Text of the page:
I'm in Montreal. Great. Go ahead, please. Thank you. The, I think an interesting element about humanism that we've got to address and this is something I'm seeing emerge quite a bit, is the need to focus on soteriological questions. And I see that not just across churches, but within I don't know if you're experiencing this, but certainly what I've noticed that if there are differing soteriological perspectives, then you wind up with vastly different mythologies. And if you wind up with different concept of mission, then you wind up with a different concept of church. And if you have a different cut, like for example, is it the church that has a mission? Or is it the mission that has a church, those are two very different perspectives. And once you've got a different perspective on church that affects your understanding of sacraments and worship. And once you've changed your perspective, on worship, you got a different perspective on scripture. I mean, there's, there's kind of a sequence you know, so I know from my own research, my key area of focus is soteriology. And, and trying to have a global portrait, there's a danger within soteriology of kind of reducing it to how to get to heaven, you know, so, say this prayer, and you're in or have this water on you and you're in, you know, what's the what's the overall perspective, the link between ritual faith and so on? And, frankly, what is the vision of salvation to, you know, I find that sometimes their perspectives on salvation that can be kind of dumbed down. Sometimes they're very otherworldly without considering the kind of salvation God wants to see in our world today. And so that conversation and and trying to break down or categorize soteriological perspectives. That's been my research right now is developing a taxonomy of soteriological perspectives, across the different traditions from universalism to double predestination, ism, and everything in between. That kind of taxonomy. I think, if you need a chapter for a book, give me a call. But that would be that that's something that I would I would see focusing on. Thank you.
Something I would really want to add, Father, Thomas, without wanting to contradict you is that certainly from your own interests and experience, as soteriology seems to be a primary way in, but it seems to me that we might be dealing with a circle here, as opposed to just just a linear projection of one, one step moving to the next. And the reason why I say that is it seems to me that almost any, any theological low side could be an in to kind of a more Catholic understanding of the faith, which propels you to engage questions about humanism, and cooperation with others seriously.
That's fair, I
can read that. And and and as we think about kind of as we think about this kind of evangelistically It seems to me that almost any topic can be engaged as a way in which would then propel people into a different way of conceiving of their thing.
Yeah, I don't want to propose that there's some theologies that are somehow more important than others. I mean, you pull on one thread and the whole thing can can affect the tapestry. I just take it from that perspective, because I see division. And when I see division, I mean, for example, there was this election in the US recently that us Canadians were witnessing from the outside you may have heard it and a certain amount of division, certainly within my own church about which candidate to vote for. But when you when you look behind what people are talking about, and what their sources of tension are, there's a there are theological perspectives that relate specifically to those questions. So that's why I bring it up as a point of entry. But I agree with you, it's, it's like a car, you know, what one piece breaks, other pieces are gonna break too. So it all fits together.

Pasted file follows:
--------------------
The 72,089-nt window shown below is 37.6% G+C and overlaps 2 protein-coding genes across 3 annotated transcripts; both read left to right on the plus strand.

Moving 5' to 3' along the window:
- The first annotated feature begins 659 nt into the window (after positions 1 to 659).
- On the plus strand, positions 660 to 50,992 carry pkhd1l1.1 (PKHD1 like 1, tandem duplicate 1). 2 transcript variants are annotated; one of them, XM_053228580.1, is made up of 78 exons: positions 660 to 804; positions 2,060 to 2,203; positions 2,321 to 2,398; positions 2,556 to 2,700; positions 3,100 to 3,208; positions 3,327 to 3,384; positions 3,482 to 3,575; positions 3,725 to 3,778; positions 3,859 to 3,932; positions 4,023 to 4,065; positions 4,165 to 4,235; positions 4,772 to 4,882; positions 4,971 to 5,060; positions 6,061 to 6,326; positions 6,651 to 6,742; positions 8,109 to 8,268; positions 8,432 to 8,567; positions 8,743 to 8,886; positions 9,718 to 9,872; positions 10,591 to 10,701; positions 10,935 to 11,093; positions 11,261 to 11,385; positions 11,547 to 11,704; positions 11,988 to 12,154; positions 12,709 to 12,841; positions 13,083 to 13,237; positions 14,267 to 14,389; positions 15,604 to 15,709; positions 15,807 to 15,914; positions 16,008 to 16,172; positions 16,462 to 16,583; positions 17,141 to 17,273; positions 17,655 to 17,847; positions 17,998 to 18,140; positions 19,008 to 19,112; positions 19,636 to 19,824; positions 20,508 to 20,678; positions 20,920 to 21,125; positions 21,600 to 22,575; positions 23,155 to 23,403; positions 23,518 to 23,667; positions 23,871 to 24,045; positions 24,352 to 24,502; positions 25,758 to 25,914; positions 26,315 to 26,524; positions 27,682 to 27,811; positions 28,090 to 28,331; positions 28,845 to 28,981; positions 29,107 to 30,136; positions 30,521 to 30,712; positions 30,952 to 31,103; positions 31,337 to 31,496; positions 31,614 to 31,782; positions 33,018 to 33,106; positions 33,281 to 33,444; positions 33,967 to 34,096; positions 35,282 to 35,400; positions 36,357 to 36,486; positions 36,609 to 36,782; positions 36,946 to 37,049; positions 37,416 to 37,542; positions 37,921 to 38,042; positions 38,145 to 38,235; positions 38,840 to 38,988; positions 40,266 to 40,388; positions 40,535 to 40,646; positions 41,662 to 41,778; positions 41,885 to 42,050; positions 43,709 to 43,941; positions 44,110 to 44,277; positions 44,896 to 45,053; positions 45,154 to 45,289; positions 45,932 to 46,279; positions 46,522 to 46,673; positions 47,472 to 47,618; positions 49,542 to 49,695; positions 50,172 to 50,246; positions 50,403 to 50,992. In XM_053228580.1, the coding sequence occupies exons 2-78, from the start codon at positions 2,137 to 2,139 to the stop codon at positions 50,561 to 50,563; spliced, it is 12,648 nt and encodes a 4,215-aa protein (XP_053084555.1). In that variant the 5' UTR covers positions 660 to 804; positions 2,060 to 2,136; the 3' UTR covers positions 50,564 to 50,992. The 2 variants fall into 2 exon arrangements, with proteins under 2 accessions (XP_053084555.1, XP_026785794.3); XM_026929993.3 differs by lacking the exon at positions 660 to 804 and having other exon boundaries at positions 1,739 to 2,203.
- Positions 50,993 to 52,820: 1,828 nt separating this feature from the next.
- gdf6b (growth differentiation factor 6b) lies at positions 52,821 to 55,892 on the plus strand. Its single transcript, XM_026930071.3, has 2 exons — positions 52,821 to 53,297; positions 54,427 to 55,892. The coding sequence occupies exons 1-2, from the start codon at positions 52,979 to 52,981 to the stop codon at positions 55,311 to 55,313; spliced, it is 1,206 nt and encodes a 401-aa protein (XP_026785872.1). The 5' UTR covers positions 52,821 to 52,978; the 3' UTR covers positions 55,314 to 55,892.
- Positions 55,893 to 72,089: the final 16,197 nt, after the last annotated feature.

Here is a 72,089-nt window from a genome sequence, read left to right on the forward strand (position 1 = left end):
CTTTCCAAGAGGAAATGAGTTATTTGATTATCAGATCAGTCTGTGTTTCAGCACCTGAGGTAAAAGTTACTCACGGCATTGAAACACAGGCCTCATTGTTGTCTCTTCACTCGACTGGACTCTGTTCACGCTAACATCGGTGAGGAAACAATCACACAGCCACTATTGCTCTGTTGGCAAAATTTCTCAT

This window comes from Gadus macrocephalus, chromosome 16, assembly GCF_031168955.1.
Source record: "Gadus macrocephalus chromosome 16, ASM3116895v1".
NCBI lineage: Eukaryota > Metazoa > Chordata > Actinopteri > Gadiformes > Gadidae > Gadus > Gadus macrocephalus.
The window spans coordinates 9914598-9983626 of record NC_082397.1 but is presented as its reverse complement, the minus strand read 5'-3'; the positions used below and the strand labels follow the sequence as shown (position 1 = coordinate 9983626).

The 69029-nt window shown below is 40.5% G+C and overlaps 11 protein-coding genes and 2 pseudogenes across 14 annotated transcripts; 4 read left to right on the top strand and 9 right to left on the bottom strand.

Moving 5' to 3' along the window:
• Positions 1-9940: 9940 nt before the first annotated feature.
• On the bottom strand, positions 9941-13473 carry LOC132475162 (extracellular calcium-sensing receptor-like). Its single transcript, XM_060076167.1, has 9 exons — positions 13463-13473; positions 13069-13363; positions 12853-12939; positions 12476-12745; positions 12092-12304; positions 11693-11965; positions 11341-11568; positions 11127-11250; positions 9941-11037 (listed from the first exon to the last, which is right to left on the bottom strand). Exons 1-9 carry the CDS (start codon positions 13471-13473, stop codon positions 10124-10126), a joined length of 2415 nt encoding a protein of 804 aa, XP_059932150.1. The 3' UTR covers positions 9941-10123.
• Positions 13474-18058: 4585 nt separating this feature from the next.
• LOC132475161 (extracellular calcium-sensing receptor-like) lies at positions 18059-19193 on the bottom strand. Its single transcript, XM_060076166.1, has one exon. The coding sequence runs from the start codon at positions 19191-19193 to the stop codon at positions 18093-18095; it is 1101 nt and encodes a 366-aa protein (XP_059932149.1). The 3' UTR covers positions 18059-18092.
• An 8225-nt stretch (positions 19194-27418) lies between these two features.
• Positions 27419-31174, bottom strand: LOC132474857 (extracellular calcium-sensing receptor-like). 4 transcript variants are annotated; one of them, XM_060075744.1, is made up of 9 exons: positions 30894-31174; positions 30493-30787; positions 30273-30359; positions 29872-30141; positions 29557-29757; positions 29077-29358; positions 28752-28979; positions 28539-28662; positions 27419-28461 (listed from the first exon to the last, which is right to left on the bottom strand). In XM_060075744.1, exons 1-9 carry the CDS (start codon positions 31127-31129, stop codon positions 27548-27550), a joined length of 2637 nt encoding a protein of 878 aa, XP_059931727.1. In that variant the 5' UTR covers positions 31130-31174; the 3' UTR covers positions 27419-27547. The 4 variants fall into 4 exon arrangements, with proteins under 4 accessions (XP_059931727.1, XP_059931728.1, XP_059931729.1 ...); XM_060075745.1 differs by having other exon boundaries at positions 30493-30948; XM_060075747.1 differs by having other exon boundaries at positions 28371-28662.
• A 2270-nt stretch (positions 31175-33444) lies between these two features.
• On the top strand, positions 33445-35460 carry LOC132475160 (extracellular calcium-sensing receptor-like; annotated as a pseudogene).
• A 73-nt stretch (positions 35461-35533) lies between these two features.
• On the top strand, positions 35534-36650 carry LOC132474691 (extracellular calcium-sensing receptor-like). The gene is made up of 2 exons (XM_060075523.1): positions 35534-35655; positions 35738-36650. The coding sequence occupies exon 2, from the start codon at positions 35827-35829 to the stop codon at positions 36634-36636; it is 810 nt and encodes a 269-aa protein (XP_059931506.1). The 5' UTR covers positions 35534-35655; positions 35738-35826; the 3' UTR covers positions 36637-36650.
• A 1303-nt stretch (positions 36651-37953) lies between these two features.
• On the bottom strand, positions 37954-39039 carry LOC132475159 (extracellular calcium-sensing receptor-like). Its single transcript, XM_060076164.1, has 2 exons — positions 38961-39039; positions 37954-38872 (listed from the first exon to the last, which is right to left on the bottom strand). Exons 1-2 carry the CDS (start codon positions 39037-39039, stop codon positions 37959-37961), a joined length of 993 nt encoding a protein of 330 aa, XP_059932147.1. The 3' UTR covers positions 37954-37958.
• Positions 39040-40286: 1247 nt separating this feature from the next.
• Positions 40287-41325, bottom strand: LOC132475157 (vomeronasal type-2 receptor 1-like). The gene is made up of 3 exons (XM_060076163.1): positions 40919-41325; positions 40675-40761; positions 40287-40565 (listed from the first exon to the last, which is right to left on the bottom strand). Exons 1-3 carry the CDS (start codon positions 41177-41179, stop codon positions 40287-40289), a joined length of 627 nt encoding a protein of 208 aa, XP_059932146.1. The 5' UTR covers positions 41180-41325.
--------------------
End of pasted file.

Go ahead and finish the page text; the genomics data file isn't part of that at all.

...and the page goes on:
one topic that, from a perhaps historical perspective, more than a theological one that might be worth exploration is the history of cross confessional friendships. Certainly on the on the EV angelical side of things. The invitations made by Catholicism for further conversation after the Second Vatican Council, they they simply weren't taken up because evangelicalism is too diverse to diffuse to respond in any kind of unified way. What changed was not so much. At a programmatic level, what changed was, was the cultivation of specific friendships and specific times creating an atmosphere of trust within which these kinds of conversations could be had. You know, the the kind of the, the exemplary one, I guess, is the one between Billy Graham and john paul the second, but you could think also of new house and Colson. You know, aect was a friendship. Before it was a group of CO signers to, you know, whatever issue was being discussed of the day, and, and certainly from the evangelical side, it's a history of personal friendships as much as it is anything else.
Excellent. We are coming towards the end of the hour, we have about five or so minutes, we'll go probably just a few minutes past the hour, but we won't prolong the conversation. So please, get your opinions out. Why I'm glad all of you are here. We're extremely glad you're here. I know some of you better than others. Dr. True, Carl Truman, you've called in, we'd love to hear from you. Dr. Sanders, we're super glad you're here as well. We haven't heard from you. Please, everybody, make sure you get in your last comments. last advice for where book projects as such could go before we close in a few minutes.